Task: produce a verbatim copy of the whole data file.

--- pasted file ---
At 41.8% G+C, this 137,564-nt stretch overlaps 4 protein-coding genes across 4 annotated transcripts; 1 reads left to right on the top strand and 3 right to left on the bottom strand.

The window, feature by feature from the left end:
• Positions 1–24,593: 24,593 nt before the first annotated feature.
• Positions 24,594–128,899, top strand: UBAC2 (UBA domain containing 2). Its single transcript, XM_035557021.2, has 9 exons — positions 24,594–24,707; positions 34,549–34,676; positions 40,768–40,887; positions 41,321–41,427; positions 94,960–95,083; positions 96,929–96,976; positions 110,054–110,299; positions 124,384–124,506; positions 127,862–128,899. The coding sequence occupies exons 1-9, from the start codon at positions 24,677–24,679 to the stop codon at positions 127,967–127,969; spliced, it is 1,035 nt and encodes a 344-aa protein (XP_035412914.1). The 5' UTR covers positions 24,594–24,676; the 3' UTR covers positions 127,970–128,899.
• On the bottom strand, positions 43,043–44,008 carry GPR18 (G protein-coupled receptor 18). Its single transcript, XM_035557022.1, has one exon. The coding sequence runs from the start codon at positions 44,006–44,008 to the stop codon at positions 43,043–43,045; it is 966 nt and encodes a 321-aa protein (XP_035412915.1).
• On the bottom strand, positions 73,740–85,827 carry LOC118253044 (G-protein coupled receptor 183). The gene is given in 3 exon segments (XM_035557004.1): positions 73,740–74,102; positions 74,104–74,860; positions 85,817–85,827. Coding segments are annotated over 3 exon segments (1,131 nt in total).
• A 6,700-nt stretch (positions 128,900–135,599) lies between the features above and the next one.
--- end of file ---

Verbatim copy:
At 41.8% G+C, this 137,564-nt stretch overlaps 4 protein-coding genes across 4 annotated transcripts; 1 reads left to right on the top strand and 3 right to left on the bottom strand.

The window, feature by feature from the left end:
• Positions 1–24,593: 24,593 nt before the first annotated feature.
• Positions 24,594–128,899, top strand: UBAC2 (UBA domain containing 2). Its single transcript, XM_035557021.2, has 9 exons — positions 24,594–24,707; positions 34,549–34,676; positions 40,768–40,887; positions 41,321–41,427; positions 94,960–95,083; positions 96,929–96,976; positions 110,054–110,299; positions 124,384–124,506; positions 127,862–128,899. The coding sequence occupies exons 1-9, from the start codon at positions 24,677–24,679 to the stop codon at positions 127,967–127,969; spliced, it is 1,035 nt and encodes a 344-aa protein (XP_035412914.1). The 5' UTR covers positions 24,594–24,676; the 3' UTR covers positions 127,970–128,899.
• On the bottom strand, positions 43,043–44,008 carry GPR18 (G protein-coupled receptor 18). Its single transcript, XM_035557022.1, has one exon. The coding sequence runs from the start codon at positions 44,006–44,008 to the stop codon at positions 43,043–43,045; it is 966 nt and encodes a 321-aa protein (XP_035412915.1).
• On the bottom strand, positions 73,740–85,827 carry LOC118253044 (G-protein coupled receptor 183). The gene is given in 3 exon segments (XM_035557004.1): positions 73,740–74,102; positions 74,104–74,860; positions 85,817–85,827. Coding segments are annotated over 3 exon segments (1,131 nt in total).
• A 6,700-nt stretch (positions 128,900–135,599) lies between the features above and the next one.